Good luck with all your other planning and remember to take some time out for relaxation and fun – you deserve it:)
All the best
We have a good health system in Victoria and there are people working all the time to make it better.
The health system had to take stock and organise to cope with the pandemic and remain functioning. It could have so easily become overwhelmed like other countries – especially Italy, Brazil and the USA.
In Victoria, the effort to keep everyone informed and to meet everyone’s expectations has been excellent.
The initial postponement of elective surgeries to ensure there were enough hospital beds and equipment if needed has been lifted, but if people don’t heed the warnings who knows what strain will be put on available resources?
The message I received and took on board is ‘don’t forget your health check-ups’ . An important message to act on.
I went for my regular skin cancer check and they discovered an invasive melanoma. Despite increased testing for COVID-19 the results of the biopsies came back quickly and an operation including skin graft is scheduled for next week.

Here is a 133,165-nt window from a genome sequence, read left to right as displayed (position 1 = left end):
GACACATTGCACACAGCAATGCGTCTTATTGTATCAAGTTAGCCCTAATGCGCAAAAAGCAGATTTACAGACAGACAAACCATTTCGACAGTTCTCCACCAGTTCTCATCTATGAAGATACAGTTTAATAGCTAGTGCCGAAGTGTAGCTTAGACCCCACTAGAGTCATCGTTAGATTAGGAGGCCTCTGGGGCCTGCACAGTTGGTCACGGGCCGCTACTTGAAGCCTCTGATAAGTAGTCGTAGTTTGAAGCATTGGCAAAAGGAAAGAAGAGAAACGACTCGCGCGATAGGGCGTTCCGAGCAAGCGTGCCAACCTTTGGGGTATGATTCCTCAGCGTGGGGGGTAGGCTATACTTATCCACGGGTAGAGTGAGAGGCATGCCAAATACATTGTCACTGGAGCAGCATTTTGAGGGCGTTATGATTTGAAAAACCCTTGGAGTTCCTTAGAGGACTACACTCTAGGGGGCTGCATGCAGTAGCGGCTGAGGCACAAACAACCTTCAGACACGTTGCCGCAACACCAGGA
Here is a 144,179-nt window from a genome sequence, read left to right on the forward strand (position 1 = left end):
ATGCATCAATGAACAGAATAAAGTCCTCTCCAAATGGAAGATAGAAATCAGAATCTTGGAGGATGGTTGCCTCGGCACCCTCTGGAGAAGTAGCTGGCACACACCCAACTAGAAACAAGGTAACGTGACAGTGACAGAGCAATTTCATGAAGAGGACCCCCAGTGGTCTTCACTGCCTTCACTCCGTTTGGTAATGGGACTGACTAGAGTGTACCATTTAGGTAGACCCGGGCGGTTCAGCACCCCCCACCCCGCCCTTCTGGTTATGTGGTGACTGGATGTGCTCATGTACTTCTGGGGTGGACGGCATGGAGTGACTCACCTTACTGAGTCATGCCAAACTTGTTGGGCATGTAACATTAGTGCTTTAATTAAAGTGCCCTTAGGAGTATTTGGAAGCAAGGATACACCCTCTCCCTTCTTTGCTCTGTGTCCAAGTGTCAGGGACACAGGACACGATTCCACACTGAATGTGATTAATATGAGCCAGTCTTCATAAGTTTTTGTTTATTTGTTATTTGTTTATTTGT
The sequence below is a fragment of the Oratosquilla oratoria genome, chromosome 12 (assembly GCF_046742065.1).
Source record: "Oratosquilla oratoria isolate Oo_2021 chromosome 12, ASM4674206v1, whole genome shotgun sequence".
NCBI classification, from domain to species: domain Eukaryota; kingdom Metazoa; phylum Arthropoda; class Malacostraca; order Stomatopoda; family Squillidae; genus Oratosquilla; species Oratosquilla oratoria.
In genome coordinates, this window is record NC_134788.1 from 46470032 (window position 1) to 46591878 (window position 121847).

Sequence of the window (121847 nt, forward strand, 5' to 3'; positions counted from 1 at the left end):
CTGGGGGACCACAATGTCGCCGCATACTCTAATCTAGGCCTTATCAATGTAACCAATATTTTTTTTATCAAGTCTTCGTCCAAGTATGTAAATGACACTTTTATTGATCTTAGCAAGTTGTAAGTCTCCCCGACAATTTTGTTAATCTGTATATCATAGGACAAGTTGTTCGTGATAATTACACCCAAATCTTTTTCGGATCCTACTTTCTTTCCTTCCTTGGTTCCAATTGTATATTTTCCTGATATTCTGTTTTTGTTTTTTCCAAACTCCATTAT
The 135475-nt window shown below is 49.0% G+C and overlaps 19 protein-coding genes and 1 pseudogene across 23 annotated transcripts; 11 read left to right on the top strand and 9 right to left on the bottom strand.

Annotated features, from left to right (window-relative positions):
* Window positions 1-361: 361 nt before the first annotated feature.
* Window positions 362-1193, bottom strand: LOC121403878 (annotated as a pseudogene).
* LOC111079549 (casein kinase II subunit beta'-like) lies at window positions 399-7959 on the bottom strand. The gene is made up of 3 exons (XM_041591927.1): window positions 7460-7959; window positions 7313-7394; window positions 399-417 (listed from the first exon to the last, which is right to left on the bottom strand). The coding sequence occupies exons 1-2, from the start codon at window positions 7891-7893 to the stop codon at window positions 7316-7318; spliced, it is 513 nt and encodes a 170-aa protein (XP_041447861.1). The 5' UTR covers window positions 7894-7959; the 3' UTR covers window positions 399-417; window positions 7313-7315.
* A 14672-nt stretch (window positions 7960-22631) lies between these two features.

But if the system becomes overwhelmed, others in the future may not be so lucky. We must stop the COVID-19 infection rate increasing!
I started off the post with a leaflet explaining the logic and simple steps to avoid spreading viral infections. These work for flu as well, and one welcome side effect of the isolation rules is that fewer people are contracting flu this season!
Here are just a few of the public notices around Mordialloc I see every day advising people about COVID-19:
I’m sure these informative signs are replicated in every suburb – authorities can only do so much – members of the public must cooperate.
Being in the high risk age group with underlying health issues, I sincerely hope people will make the effort to be informed and obey the rules so we can suppress the rapid spread of this coronavirus.
Support all those frontline health workers, plus the workers in other occupations who have remained or returned to work and must cope with new rules and the compliance necessary to combat COVID-19.
This year’s World Environment theme is time for nature: